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Authors

Mary Adkins

Abstract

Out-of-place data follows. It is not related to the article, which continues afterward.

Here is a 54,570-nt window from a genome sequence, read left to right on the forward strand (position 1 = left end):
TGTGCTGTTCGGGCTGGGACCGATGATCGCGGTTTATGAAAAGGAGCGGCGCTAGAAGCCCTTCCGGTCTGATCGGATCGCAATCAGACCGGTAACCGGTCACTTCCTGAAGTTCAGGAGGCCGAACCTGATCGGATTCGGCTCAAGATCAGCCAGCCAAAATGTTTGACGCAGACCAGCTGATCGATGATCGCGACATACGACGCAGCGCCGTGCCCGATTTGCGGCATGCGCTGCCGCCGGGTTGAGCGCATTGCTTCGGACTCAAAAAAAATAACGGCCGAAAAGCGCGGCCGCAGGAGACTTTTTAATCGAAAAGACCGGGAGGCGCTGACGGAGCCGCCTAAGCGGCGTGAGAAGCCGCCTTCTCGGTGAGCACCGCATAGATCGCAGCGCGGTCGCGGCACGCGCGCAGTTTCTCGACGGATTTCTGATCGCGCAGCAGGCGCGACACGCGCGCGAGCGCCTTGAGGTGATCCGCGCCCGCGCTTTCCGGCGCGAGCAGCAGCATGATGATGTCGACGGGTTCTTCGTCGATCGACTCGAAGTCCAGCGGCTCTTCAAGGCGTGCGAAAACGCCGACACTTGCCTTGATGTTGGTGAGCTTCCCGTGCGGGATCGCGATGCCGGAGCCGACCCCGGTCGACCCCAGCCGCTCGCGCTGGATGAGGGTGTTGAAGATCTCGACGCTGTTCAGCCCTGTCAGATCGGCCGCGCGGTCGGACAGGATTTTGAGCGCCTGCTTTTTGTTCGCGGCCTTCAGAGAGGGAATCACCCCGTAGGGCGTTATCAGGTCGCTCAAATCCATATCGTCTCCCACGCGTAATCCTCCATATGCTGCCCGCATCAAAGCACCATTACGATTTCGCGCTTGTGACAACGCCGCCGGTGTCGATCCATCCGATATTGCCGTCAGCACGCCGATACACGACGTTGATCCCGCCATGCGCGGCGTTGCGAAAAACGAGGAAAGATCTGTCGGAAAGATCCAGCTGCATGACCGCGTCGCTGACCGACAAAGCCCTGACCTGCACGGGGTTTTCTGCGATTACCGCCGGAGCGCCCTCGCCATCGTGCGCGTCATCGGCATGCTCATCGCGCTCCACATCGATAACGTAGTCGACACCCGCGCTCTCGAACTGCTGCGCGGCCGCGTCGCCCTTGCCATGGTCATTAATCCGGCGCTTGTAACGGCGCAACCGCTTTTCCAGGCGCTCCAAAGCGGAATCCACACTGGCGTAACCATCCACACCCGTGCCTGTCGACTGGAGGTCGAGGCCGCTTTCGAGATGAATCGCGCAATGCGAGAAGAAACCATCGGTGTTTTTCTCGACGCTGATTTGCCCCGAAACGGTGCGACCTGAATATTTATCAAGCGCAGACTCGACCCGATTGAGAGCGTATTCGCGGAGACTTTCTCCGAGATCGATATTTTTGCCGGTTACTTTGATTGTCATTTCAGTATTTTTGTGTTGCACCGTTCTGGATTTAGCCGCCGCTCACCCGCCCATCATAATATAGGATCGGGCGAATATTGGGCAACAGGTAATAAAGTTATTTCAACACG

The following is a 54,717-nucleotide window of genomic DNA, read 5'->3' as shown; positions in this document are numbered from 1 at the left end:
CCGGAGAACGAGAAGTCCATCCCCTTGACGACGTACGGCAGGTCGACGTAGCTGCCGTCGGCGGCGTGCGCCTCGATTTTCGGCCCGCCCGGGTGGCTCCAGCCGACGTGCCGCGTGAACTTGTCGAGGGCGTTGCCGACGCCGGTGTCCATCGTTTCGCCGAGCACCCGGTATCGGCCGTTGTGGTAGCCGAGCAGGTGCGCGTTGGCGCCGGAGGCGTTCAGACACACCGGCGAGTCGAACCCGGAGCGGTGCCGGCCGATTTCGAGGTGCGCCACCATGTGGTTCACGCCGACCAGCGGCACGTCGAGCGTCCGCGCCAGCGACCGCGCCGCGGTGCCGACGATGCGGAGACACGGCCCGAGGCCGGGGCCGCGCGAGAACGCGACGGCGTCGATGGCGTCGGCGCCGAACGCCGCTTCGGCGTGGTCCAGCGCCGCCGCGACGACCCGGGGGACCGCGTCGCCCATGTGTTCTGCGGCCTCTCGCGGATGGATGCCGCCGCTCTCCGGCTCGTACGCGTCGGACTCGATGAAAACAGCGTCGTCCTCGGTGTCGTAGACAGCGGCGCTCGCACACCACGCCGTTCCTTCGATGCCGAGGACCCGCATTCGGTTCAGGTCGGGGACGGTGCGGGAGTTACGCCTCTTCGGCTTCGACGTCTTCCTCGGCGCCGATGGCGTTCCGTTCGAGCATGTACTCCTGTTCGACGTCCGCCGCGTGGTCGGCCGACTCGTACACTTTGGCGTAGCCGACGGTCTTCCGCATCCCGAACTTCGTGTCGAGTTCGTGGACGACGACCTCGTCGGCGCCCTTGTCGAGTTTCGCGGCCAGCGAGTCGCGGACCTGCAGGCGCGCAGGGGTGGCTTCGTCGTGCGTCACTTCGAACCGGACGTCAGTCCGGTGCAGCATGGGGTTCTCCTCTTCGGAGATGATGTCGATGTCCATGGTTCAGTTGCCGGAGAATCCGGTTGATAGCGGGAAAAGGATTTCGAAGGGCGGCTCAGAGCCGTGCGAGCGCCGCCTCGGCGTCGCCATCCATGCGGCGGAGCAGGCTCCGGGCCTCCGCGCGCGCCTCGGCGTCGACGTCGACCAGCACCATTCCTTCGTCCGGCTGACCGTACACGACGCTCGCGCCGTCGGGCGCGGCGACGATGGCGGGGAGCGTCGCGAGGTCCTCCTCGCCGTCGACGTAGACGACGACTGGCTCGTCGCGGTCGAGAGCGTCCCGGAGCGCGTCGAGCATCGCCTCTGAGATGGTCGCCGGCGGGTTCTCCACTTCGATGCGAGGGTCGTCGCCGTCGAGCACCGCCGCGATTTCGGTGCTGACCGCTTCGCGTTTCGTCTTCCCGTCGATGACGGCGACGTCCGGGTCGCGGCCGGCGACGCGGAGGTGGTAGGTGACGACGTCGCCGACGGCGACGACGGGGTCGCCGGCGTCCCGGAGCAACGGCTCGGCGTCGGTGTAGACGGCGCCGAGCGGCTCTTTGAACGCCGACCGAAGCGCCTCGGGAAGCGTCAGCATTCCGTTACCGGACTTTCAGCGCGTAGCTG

Today, an overwhelming number of states and local jurisdictions presume domestic violence victims unsuitable for divorce mediation. The National Council of Juvenile and Family Court Judges ("NCJFCJ") Model Code on Domestic and Family Violence ("Model Code") and similar state codes have codified this presumption. This Article argues that these statutes grew out of 1980s and early 1990s critiques articulating concerns that mediation threatens domestic violence ("DV") victims' safety and interests. These critiques imagined a model of mediation that ultimately did not comport with the model of mediation that emerged in family courts throughout the United States in the 1990s. Court mediation today tends to be evaluative rather than facilitative and settlement focused rather than understanding based. These features of court mediation both protect the victim's interests better than more facilitative models and allow certain precautions to be taken for victims who are less suited to the quintessential private mediation, with its specific and distinct goals. This Article argues that because legislation crafted in response to critiques of divorce mediation for domestic violence victims in the 1980s and 1990s inaccurately reflects the nature of court mediation today, this legislation fails to respond to the full range of DV victim experiences, needs, and abilities. Excessive focus on the danger of mediation for victims without consideration of the costs and risks of the most common alternative-litigation-is a mistake. These protocols are outdated and ineffective: they discourage or altogether prohibit DV victims from participating in mediation even as empirical studies have demonstrated a number of compelling reasons for their participation in it, and they do so in order to protect them from dangers that appear today to be largely illusory. We should reform policies accordingly.

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